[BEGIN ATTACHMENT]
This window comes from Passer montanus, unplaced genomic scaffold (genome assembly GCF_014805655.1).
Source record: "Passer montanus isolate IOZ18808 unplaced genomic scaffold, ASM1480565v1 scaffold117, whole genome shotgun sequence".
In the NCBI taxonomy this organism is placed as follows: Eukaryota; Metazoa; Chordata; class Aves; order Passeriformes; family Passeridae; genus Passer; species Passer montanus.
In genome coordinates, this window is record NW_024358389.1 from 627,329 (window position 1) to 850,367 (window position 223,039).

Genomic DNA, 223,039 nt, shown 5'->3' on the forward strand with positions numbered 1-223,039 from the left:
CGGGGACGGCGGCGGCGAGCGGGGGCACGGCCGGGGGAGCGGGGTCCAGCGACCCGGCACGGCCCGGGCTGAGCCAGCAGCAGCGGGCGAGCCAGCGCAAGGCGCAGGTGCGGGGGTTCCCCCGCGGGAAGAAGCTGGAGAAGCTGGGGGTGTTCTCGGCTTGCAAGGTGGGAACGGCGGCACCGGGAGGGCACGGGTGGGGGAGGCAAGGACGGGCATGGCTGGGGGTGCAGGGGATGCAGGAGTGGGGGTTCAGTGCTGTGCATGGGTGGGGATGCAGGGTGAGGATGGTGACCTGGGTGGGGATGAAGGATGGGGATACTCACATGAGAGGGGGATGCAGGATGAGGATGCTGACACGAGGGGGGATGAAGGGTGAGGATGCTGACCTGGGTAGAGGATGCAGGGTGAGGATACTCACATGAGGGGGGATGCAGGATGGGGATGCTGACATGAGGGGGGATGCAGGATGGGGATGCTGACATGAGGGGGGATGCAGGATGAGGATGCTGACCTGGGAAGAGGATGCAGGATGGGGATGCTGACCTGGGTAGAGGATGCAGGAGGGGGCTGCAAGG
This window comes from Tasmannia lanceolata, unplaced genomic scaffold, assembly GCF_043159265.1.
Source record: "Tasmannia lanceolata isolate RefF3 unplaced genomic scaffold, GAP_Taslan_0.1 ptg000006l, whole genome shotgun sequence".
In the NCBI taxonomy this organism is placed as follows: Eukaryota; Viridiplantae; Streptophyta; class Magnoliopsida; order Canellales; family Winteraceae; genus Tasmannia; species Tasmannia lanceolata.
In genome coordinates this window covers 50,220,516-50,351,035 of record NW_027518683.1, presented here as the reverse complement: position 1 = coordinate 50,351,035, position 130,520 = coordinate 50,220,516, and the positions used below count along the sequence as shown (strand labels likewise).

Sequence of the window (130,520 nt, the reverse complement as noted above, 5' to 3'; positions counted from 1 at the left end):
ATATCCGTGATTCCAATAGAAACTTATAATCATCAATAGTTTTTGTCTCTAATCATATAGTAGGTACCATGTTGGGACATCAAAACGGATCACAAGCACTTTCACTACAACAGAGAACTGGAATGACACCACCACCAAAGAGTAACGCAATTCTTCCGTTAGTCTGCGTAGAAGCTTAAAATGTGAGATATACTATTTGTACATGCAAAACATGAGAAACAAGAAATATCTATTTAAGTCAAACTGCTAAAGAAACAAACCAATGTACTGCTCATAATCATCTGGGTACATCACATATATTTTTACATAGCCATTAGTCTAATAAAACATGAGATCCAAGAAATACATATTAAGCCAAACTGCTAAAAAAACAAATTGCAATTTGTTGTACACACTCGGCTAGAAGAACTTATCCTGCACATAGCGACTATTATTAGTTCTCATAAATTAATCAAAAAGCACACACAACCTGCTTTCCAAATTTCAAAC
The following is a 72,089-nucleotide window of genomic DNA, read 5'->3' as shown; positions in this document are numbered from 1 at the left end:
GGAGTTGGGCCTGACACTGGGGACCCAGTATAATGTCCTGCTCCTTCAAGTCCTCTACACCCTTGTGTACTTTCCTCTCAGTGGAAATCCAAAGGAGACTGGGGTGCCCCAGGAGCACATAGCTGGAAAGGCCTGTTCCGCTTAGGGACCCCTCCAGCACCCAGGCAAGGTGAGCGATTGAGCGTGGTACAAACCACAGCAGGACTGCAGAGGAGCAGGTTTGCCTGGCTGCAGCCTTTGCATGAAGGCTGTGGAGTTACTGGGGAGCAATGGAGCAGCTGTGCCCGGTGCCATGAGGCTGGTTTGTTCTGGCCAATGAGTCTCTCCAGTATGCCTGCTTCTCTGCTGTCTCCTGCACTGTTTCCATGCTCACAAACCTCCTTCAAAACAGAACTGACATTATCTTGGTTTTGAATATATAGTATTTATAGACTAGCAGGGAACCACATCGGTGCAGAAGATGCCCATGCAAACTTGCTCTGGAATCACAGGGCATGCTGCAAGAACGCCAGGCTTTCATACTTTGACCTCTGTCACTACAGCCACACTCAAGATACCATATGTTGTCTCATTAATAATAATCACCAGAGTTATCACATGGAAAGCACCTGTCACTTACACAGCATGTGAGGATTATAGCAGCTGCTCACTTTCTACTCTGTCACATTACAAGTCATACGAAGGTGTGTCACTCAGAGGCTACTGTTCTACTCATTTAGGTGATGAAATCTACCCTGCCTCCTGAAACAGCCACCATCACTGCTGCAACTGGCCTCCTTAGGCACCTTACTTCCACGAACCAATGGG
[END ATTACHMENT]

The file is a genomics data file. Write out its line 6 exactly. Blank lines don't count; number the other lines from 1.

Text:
CGGGGACGGCGGCGGCGAGCGGGGGCACGGCCGGGGGAGCGGGGTCCAGCGACCCGGCACGGCCCGGGCTGAGCCAGCAGCAGCGGGCGAGCCAGCGCAAGGCGCAGGTGCGGGGGTTCCCCCGCGGGAAGAAGCTGGAGAAGCTGGGGGTGTTCTCGGCTTGCAAGGTGGGAACGGCGGCACCGGGAGGGCACGGGTGGGGGAGGCAAGGACGGGCATGGCTGGGGGTGCAGGGGATGCAGGAGTGGGGGTTCAGTGCTGTGCATGGGTGGGGATGCAGGGTGAGGATGGTGACCTGGGTGGGGATGAAGGATGGGGATACTCACATGAGAGGGGGATGCAGGATGAGGATGCTGACACGAGGGGGGATGAAGGGTGAGGATGCTGACCTGGGTAGAGGATGCAGGGTGAGGATACTCACATGAGGGGGGATGCAGGATGGGGATGCTGACATGAGGGGGGATGCAGGATGGGGATGCTGACATGAGGGGGGATGCAGGATGAGGATGCTGACCTGGGAAGAGGATGCAGGATGGGGATGCTGACCTGGGTAGAGGATGCAGGAGGGGGCTGCAAGG